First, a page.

Wake up and dream

These aren’t day dreams. These are life dreams.
These are kingdom dreams, God-sized dreams.

Sleeping dreams are weird – like a trip with Alice down the rabbit hole or through the looking glass. They are the result of a swirling mix of your subconscious mind, your anxieties, and whatever you had for dinner. Like I said, WEIRD. They may be scary, or fun, sad, heartwarming or erotic. More often than not, they seem completely detached from reality.

And yet how often do we let them control our reality? How often do we shy away from a challenge because of some nightmare of the danger or risks involved? How often do we pursue a path of unhealthy self-gratification or self-glorification that originated in a dream state? We consume stories in prose and poetry, songs, TV and movies – some of which create a very literal interpretation of these dreamlike experiences – I’m thinking of The Matrix series and Inception. You may know of others that like an MC Escher print fold dimensions inside each other as though each of us were a series of interlocking Mobius strips.

The 2013 holiday release of the new Kristen Wiig and Ben Stiller movie “The Secret Life of Walter Mitty” – a remake of the 1947 film starring Danny Kaye and Virginia Mayo – is based on the James Grover Thurber (1894-1961) story from The New Yorker magazine. Mitty is a character who lives in his imagination, with his real life bearing no resemblance to his dreams. Eventually he awakes to this situation, and makes a conscious decision to go and do something else, to Wake up and dream.

Thurber is reported to have said, “Let us not look back in anger or forward in fear, but around in awareness.” So many of our dreams have us looking in anger or fear.

God’s dreams for us begin with our waking to what is real, right here and now, in our very midst. God with us, Emmanuel. God here in the sorrow and struggle, the laughter and love. The prophet Jeremiah tells us that God’s thoughts toward God’s people are of blessing, and a future with hope. (Jer 29:11) God’s dream is to restore that which has been lost, or that which we only glimpse “as through a veil dimly.”  (1Cor 13:12)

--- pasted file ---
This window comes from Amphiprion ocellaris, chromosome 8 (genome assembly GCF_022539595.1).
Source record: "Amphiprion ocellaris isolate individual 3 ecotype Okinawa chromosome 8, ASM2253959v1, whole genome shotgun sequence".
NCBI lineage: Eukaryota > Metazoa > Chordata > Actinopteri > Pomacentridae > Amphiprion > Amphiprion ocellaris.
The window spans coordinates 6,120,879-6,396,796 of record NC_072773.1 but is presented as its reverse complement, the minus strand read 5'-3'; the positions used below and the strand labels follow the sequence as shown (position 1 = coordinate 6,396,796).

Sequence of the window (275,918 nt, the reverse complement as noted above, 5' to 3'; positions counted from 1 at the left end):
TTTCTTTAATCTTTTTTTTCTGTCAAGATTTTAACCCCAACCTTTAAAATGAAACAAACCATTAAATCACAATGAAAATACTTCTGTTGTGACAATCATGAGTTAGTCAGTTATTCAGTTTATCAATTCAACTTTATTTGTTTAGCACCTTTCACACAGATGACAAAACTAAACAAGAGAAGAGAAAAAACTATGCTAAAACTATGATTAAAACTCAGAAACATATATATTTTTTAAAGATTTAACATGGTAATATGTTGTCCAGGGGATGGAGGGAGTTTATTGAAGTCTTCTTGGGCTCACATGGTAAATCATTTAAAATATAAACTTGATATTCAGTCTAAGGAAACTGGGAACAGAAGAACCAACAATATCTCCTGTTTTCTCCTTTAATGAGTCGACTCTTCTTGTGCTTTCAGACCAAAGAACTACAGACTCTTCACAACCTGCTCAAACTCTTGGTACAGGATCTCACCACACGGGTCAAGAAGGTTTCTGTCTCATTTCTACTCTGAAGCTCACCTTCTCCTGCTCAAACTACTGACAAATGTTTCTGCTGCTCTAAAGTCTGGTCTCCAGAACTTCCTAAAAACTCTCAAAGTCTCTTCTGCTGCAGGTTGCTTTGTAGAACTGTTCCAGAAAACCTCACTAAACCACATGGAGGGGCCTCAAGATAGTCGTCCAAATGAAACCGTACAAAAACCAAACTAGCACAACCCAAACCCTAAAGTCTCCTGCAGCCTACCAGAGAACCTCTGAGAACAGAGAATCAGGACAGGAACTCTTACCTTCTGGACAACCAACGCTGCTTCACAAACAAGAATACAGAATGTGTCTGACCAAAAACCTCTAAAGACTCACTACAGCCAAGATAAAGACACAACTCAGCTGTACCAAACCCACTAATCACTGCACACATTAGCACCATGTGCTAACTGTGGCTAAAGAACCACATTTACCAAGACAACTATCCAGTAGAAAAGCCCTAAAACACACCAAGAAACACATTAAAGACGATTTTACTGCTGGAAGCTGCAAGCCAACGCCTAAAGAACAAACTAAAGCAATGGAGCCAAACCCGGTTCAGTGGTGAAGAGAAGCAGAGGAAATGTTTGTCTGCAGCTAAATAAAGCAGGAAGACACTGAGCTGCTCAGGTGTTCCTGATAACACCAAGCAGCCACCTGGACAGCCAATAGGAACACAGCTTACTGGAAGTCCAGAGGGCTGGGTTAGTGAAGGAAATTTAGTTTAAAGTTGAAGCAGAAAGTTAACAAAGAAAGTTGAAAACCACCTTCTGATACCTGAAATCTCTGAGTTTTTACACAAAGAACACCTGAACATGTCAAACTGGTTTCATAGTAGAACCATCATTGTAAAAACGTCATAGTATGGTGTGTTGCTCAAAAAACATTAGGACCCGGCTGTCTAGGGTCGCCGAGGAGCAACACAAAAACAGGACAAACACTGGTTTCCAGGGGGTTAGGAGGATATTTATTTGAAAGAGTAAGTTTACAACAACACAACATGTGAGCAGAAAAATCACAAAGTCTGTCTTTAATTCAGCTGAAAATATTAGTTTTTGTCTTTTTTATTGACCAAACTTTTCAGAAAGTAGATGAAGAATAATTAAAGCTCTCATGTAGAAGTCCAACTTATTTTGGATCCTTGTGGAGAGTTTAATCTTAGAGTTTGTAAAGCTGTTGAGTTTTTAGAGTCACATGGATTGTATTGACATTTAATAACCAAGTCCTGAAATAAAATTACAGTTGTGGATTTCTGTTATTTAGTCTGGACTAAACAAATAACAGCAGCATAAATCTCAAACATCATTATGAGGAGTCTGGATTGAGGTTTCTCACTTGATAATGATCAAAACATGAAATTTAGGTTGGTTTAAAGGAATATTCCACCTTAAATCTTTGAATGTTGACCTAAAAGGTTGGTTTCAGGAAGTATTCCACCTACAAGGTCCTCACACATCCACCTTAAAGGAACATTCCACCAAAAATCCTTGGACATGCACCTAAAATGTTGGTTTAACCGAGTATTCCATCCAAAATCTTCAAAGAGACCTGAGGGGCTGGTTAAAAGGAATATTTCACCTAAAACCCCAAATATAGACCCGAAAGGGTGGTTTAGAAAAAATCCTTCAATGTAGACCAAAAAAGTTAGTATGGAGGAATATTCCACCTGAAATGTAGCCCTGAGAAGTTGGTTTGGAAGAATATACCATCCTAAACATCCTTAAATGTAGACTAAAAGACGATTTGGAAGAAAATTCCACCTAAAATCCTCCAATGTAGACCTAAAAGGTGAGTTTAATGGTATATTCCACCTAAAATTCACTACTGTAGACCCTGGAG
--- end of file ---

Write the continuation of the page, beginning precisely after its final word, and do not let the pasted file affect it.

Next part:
The first and last scenes of the Bible are of a beautiful garden in which human beings are in harmony with one another, they undertake meaningful creative work caring for the world as a central feature of their blessed state, and they are in communion with God who dwells and walks among them. Their home is God’s home. This is the vision, the dream which God is continually dreaming for us and working with us to unfold in and through us.

“And they called him Emmanuel, God with us.”

Most often the Bible uses the word wake with reference to calling people to pay attention to what is happening around them, to shake off the stupor of their sinful and slothful ways. Shake off the haze of the culture which invites you to deny the reality of God and the spiritual world, and even your own spirit. Shake off the sleep that lulls you into believing either that you are the only thing that matters, or that you do not matter at all.

The sojourners from the east came, wise and wealthy – and thereby powerful – yet they humbled themselves before the child Jesus. Shepherds, the least and lowest, the most despised among Jewish society, found themselves with personal engraved invitations to the party of the ages. The “reality” in both situations would have told them to stay away – one because they were too good, and the other because they were not good enough. Yet through dreams and visions they all came to realize that the invitation was for them, and for everyone – “Peace on earth, good will to all.”

What will your dreams reveal, when you begin to let yourself dream them? What is God longing to show you? What is being prepared for you to be and do in the world so that others might experience Emmanuel? Whether you’re a shepherd, a wiseman, an innkeeper, a carpenter, or a young and innocent woman, you have a role to play in the unfolding drama of God’s dream. Will you open to it?

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These reflections were written in preparation for a sermon on 12/29/2013, first Sunday after Christmas. The sermon scriptures were:
Isaiah 52:7-10  ~  Psalm 98  ~  Hebrews 1:1-4, (5-12)  ~  John 1:1-14

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